• Over 50 million tourists a year visit Italy. Tourism provides over 60% of the national income.
  • Italy has the most Unesco Sites in the world, 51.
  • Italy’s birthrate is the second-lowest in the Western world.
  • Italy is home to three active volcanoes; Etna, Stromboli, and Vesuvius.
  • There are 1,500 lakes in Italy.
  • Italians’ Inventions: the thermometer, batteries, eyeglasses, jacuzzi, piano, ice cream cone, the espresso machine, and pretzels.
  • Major industries in Italy: Wine, tourism, machinery, iron, steel, chemicals, food processing, textiles, cars, clothing, footwear, and ceramics.
  • Life Expectancy 83 years old, ranking 8 in the world.
  • Literacy Rate 99%.

Funs facts

  • Parmesan cheese originated in the area around Parma, Italy. Italians also created many other kinds of cheese, including gorgonzola, mozzarella, provolone, and ricotta. No one knows when pizza was invented, but the people of Naples made it popular.
  • From 1861 to 1985, more than 26 million people left Italy (mostly from the south) to seek a better life. One in four eventually returned.
  • Soccer is Italy’s most popular sport. Italy has won the World Cup four times (1934, 1938, 1982, and 2006), making the country’s team second only to Brazil’s number of wins.
  • Italy has hosted the Olympic Games three times (1956, 1960, 2006).
  • The first violin appeared in Italy in the 1500s.
  • The Arabs brought dried pasta to Italy in the thirteenth century.
  • The world’s first operas were composed in Italy at the end of the sixteenth century. 
  • Italy was one of the EU founders and is a member of the Group of Eight (G8), a forum for eight of the world’s most powerful nations.
  • The Adventures of Pinocchio was first published in Italy.
  • The Sistine chapel welcomes over 20,000 visitors per day.
  • Italian citizens who are at least 18 years old can vote for the lower house in the parliament, the Chamber of Deputies. Citizens who are at least 25 years old can vote for the 315 members of the upper house, the Senate.
  • The country was under a dictatorship for 20 years. The fascist dictator Benito Mussolini ruled over Italy from 1925 until 1945.
  • The first bank started in Italy.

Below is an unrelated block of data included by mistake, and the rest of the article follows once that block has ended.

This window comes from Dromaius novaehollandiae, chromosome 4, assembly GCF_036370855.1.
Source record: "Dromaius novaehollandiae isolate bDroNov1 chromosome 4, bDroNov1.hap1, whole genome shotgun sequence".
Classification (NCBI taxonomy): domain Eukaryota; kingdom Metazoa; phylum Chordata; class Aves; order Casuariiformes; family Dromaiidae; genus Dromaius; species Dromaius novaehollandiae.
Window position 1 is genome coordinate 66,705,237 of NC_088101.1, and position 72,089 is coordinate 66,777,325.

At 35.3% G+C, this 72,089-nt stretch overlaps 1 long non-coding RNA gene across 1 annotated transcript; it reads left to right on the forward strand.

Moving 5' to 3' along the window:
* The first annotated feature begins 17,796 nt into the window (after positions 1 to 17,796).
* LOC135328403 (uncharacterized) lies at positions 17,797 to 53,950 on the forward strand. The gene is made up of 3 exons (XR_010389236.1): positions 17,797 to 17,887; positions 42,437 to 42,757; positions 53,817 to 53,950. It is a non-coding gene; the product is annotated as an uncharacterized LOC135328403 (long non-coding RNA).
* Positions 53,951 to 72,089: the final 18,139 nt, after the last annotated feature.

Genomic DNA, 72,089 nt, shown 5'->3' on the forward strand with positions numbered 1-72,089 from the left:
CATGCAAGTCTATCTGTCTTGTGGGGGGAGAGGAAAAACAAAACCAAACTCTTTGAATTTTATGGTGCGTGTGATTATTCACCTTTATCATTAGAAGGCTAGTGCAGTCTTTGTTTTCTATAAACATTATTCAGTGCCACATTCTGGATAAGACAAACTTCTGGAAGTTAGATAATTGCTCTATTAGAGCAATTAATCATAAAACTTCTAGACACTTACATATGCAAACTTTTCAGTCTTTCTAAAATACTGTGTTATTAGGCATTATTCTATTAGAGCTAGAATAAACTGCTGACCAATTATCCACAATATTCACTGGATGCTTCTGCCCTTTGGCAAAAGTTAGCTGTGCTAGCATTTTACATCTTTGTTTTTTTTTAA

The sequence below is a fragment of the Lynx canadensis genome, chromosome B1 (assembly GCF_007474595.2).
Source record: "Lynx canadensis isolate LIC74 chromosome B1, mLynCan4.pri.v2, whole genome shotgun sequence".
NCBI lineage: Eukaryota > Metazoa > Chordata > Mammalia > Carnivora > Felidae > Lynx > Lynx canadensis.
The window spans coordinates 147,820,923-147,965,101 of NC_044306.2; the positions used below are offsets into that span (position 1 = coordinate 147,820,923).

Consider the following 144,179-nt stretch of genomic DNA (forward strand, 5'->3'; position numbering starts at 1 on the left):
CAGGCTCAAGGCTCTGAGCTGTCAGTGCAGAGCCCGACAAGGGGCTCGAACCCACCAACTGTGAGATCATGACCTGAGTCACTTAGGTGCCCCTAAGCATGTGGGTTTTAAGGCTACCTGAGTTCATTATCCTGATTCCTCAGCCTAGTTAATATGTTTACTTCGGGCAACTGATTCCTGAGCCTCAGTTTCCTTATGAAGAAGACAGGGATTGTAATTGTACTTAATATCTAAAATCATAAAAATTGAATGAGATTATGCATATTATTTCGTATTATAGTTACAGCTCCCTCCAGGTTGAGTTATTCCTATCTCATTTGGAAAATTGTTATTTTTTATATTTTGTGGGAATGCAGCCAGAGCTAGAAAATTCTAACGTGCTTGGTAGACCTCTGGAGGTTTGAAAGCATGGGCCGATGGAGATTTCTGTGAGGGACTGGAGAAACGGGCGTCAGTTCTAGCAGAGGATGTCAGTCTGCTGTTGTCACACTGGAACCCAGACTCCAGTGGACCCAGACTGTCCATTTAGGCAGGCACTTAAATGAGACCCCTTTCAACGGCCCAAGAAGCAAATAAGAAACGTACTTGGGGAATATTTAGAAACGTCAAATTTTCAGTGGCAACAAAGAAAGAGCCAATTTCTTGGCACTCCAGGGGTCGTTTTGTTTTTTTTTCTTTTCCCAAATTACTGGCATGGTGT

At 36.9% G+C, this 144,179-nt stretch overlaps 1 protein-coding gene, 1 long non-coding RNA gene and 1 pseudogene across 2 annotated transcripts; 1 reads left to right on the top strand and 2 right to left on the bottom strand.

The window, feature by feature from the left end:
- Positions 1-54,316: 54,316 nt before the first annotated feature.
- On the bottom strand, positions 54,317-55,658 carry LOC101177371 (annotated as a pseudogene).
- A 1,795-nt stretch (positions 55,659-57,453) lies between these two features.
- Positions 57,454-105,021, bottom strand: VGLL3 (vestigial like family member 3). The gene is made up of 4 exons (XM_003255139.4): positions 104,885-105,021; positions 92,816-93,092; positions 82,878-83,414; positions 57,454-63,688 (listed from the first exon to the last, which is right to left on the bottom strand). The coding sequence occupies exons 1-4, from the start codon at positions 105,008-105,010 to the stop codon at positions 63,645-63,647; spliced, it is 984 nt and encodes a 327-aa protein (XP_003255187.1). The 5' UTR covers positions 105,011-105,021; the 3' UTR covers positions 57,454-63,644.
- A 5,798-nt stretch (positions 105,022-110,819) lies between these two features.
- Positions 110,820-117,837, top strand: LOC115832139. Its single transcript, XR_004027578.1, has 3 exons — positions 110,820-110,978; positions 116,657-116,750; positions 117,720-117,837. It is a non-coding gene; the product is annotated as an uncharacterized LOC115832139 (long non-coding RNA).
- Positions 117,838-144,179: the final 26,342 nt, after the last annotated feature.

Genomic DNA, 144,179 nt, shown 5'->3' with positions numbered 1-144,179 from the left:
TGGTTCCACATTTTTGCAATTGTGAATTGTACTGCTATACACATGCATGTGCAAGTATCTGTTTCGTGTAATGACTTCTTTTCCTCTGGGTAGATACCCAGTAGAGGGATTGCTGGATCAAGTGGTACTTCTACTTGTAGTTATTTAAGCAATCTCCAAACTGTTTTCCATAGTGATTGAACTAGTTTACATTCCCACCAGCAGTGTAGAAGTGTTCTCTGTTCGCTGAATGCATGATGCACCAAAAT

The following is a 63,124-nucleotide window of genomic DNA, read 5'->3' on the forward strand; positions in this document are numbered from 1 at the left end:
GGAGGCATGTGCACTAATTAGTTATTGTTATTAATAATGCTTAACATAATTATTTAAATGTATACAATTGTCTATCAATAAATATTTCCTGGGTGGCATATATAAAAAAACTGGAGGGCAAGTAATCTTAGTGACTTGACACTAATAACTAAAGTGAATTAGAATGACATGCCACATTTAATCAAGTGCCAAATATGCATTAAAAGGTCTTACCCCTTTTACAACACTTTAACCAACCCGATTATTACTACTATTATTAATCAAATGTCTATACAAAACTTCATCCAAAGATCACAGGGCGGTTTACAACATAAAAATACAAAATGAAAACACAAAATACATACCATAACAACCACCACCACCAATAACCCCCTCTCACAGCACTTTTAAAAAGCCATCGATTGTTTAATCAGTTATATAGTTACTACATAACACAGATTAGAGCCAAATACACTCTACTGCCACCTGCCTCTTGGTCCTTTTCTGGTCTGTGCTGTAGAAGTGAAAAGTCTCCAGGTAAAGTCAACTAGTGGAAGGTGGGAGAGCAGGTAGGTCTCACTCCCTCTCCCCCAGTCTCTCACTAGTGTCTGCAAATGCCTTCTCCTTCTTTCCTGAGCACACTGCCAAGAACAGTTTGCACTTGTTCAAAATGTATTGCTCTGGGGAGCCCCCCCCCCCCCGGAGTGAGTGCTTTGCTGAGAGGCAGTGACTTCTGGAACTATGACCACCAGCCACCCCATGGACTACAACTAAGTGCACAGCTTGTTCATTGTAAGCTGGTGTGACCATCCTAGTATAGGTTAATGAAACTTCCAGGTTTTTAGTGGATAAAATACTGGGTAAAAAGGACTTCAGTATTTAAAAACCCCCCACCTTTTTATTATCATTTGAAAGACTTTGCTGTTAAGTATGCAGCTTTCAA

• Three of Shakespeare’s 38 plays are set in Italy.
  • The Leaning Tower of Pisa was built in 1173 and began to lean soon after, probably due to a poorly laid foundation.
  • People throw €1,000,000 into the Trevi fountain each year.
  • Italy is home to the world’s oldest university, the University of Bologna, founded in 1088.
  • Some of the world’s greatest artists and writers, such as Michelangelo, Dante DaVinci, originate from Italy.
  • Italy has more masterpieces per square mile than any other country in the world.
  • Ballet originated in Italy in the 15th Century.
  • Italy is the world’s largest wine producer.
  • There are 21 letters in the standard Italian alphabet; they are missing J, K, W, X, and Y.
  • Vatican City is the smallest country in the world. You can mail a letter within Vatican City as it has its own postmark.

Italy Map

Good to know before you go

  • Tipping is not needed in Italy as it is included in your bill. It is not customary or expected. This includes not only restaurants but cab drivers, porters, bartenders, and other service workers. Tipping extra for exceptional service is always welcomed.
  • Credit cards are accepted everywhere. Always have some cash for low-priced items like espresso or treats. Markets prefer cash.
  • Overall, clothing is stylish and well kept. Italians are casual dressers, often wearing jeans and comfortable shoes. You will find very well-dressed Italians in the cities. They are very trendy and fashion-conscious. It is home to top designers Armani, Versace, and Prada, after all.
  • Wear good sturdy shoes. This is an old country with many cobblestone streets, uneven pavement, potholes, and streets so narrow that cars brush you.
  • The Italian roads are good. Major highways are easy to negotiate, back roads, even small towns are quite safe but narrow. Mountain roads might be best if you had some sense of adventure. Toll roads, “autostrada,” are designated with the letter A and are very modern. Speed traps and cameras are common. Italians drive fast but don’t tend to be aggressive. An International Drivers license is important in Italy.
  • Without a rental, you will miss so much of the magic of Italy. There are off-beaten villages, tiny wineries, and wonderful eateries awaiting your discovery. So much to love!!